Teamwork in the Church

Photo by Luis Quintero on Pexels.com

If you read 1 Corinthians 12:27 you’ll see what teamwork should be: “Now you [all] are Christ’s body, and each of you is a member of it.” I love pointing out that the word “member” originally meant “body part,” as in arms and legs, or guts and bones. Just think about your own body. Your heart pumps blood. Your bones are for structure and mineral storage. Your muscles are for movement. In Christ’s body, different body parts (members) have different roles, too: like preaching, giving, encouraging, prophesying. And we didn’t just up and decide what roles we wanted; the chapter says, “…God has placed each of the members in the body just as he decided. If they were all the same member, where would the body be?”

Earlier in the chapter, it even says, “…the body is not a single member [body part], but many. If the whole body were an eye, what part would do the hearing? If the whole were an ear, what part would exercise the sense of smell?” We need all the different parts. And all the different parts actually need each other, like it says further on, “The eye cannot say to the hand, “I do not need you,” nor in turn can the head say to the foot, “I do not need you.” That’s teamwork.

Now, some team players are more obvious to the congregation, like the singers, musicians, or preachers. But we know how important those doing sound, lighting, and video are, and they’re undercover–behind the scenes. If you read further in the chapter, this is actually addressed in a funny way: we’re actually told the private parts of the body are covered up by clothes like underwear to honor them, while parts we normally present to the world, like hands and faces, don’t need anything extra to honor them.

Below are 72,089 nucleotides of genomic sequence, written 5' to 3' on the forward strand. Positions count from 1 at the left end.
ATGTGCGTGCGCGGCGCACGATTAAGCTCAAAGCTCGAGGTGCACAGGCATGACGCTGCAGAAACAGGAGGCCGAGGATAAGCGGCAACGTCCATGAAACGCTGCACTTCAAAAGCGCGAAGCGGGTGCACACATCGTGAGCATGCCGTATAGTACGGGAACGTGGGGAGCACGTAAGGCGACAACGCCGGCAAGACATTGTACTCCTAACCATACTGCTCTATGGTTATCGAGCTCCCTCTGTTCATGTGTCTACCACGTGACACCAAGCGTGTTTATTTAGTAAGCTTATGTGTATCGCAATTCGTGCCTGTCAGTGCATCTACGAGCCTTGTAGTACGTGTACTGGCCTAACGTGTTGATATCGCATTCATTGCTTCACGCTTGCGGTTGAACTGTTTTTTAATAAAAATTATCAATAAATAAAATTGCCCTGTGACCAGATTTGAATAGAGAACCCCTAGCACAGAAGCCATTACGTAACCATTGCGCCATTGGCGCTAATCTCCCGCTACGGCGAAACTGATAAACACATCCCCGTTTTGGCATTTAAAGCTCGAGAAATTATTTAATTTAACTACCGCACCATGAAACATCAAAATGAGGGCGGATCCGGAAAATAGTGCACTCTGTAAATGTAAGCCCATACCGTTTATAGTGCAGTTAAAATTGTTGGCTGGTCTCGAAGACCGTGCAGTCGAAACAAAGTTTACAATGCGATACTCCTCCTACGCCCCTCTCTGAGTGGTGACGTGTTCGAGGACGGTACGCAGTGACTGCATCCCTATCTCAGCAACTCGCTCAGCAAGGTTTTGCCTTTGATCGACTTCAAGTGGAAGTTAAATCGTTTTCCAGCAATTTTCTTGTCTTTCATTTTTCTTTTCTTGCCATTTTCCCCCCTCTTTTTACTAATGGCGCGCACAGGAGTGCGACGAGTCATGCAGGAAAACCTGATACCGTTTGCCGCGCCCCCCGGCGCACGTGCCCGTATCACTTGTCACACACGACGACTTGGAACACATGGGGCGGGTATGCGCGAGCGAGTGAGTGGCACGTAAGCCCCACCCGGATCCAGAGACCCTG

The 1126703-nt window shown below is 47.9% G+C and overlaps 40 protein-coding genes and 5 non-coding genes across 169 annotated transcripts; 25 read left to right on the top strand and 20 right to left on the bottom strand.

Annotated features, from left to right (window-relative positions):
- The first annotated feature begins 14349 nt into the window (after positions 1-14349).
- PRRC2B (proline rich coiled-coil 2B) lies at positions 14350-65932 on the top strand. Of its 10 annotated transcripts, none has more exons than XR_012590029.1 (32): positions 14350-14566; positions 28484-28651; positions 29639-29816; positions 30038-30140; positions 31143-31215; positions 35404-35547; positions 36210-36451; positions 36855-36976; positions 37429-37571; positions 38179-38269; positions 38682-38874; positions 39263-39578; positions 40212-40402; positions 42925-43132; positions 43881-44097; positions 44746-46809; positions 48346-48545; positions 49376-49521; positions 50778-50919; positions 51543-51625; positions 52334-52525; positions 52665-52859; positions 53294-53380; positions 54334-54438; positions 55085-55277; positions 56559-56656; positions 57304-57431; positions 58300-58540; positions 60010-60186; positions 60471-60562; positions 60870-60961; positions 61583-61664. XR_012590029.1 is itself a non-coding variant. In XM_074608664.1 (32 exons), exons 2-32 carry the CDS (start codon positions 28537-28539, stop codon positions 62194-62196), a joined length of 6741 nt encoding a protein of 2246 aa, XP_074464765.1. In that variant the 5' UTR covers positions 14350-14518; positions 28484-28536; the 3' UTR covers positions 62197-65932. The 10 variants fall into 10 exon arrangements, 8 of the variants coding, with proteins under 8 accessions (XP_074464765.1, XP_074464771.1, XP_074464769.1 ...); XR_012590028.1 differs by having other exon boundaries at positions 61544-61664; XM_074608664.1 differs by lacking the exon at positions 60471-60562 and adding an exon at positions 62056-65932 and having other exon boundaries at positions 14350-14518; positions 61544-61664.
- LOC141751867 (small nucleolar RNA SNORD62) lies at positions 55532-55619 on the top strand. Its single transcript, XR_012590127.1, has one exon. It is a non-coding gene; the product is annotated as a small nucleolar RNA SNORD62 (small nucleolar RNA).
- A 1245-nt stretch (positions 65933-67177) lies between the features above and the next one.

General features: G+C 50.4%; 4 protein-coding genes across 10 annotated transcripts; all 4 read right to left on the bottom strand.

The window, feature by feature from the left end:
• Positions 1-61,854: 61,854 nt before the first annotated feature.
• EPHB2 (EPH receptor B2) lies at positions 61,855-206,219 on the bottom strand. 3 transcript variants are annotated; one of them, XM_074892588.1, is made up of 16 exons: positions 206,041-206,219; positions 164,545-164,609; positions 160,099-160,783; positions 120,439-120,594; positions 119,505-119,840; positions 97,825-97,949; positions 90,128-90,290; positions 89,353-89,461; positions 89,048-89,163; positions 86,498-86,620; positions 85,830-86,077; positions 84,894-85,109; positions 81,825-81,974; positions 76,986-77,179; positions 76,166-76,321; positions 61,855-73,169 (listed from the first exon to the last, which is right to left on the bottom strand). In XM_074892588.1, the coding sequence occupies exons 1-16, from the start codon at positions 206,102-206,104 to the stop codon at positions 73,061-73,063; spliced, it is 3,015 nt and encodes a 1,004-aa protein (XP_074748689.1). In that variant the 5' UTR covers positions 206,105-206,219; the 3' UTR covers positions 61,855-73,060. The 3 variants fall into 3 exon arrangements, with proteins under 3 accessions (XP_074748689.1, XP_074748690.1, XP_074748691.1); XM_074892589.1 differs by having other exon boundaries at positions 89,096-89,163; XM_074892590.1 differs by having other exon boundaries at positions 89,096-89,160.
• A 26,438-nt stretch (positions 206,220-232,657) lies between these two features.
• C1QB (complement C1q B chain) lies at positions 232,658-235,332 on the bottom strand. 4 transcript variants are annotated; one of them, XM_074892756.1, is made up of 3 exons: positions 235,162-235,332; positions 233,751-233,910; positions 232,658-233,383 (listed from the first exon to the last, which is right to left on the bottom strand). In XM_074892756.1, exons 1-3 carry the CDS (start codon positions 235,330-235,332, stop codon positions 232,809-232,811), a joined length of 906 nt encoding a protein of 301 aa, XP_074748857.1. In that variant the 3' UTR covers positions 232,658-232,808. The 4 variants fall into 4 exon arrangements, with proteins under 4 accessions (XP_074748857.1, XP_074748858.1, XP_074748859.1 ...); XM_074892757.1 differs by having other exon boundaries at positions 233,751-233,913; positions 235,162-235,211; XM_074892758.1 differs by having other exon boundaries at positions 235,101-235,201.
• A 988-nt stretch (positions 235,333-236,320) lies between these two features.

So in reality, the body parts are equalized. The chapter says, “…God has blended together the body, giving greater honor to the lesser member, so that there may be no division in the body, but the members may have mutual concern for one another. If one member suffers, everyone suffers with it. If a member is honored, all rejoice with it.”

And that’s real teamwork, where we feel the pain or the joy of the other body parts. Teamwork and division don’t mix. That’s why we’re so connected and not independent from each other. In fact, we’re all actually dependent on our team Captain. I like pointing out “Captain” comes from a word meaning “head.” And doesn’t a body need a head to live? Ephesians 4:15 tells us Christ is the Head of the Body. This Body is his Church after all. May we stay united and interconnected as the body parts of his Church.

5 thoughts on “Teamwork in the Church

Leave a Reply

Please log in using one of these methods to post your comment:

WordPress.com Logo

You are commenting using your WordPress.com account. Log Out /  Change )

Google photo

You are commenting using your Google account. Log Out /  Change )

Twitter picture

You are commenting using your Twitter account. Log Out /  Change )

Facebook photo

You are commenting using your Facebook account. Log Out /  Change )

Connecting to %s

%d bloggers like this: